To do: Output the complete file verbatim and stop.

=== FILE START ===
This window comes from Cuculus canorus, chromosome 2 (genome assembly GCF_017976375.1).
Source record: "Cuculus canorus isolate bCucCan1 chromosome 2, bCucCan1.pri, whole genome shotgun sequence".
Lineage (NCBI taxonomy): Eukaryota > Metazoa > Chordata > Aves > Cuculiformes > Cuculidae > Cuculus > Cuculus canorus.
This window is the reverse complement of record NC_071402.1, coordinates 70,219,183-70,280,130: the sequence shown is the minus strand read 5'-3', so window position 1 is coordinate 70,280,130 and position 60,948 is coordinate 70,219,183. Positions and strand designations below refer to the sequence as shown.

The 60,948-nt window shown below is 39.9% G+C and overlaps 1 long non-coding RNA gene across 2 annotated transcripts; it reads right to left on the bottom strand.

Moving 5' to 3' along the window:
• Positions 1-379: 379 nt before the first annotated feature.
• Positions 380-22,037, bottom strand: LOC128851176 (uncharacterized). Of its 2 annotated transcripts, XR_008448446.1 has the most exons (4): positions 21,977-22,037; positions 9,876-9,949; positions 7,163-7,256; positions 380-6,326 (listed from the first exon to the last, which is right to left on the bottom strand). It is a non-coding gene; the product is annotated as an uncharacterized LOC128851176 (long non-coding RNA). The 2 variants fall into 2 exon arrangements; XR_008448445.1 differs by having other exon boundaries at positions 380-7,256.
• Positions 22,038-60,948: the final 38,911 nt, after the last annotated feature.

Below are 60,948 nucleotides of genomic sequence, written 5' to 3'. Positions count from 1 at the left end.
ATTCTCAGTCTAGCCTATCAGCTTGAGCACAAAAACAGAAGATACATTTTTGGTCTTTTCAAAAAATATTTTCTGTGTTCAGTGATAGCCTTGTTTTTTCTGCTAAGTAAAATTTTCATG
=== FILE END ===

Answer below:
This window comes from Cuculus canorus, chromosome 2 (genome assembly GCF_017976375.1).
Source record: "Cuculus canorus isolate bCucCan1 chromosome 2, bCucCan1.pri, whole genome shotgun sequence".
Lineage (NCBI taxonomy): Eukaryota > Metazoa > Chordata > Aves > Cuculiformes > Cuculidae > Cuculus > Cuculus canorus.
This window is the reverse complement of record NC_071402.1, coordinates 70,219,183-70,280,130: the sequence shown is the minus strand read 5'-3', so window position 1 is coordinate 70,280,130 and position 60,948 is coordinate 70,219,183. Positions and strand designations below refer to the sequence as shown.

The 60,948-nt window shown below is 39.9% G+C and overlaps 1 long non-coding RNA gene across 2 annotated transcripts; it reads right to left on the bottom strand.

Moving 5' to 3' along the window:
• Positions 1-379: 379 nt before the first annotated feature.
• Positions 380-22,037, bottom strand: LOC128851176 (uncharacterized). Of its 2 annotated transcripts, XR_008448446.1 has the most exons (4): positions 21,977-22,037; positions 9,876-9,949; positions 7,163-7,256; positions 380-6,326 (listed from the first exon to the last, which is right to left on the bottom strand). It is a non-coding gene; the product is annotated as an uncharacterized LOC128851176 (long non-coding RNA). The 2 variants fall into 2 exon arrangements; XR_008448445.1 differs by having other exon boundaries at positions 380-7,256.
• Positions 22,038-60,948: the final 38,911 nt, after the last annotated feature.

Below are 60,948 nucleotides of genomic sequence, written 5' to 3'. Positions count from 1 at the left end.
ATTCTCAGTCTAGCCTATCAGCTTGAGCACAAAAACAGAAGATACATTTTTGGTCTTTTCAAAAAATATTTTCTGTGTTCAGTGATAGCCTTGTTTTTTCTGCTAAGTAAAATTTTCATG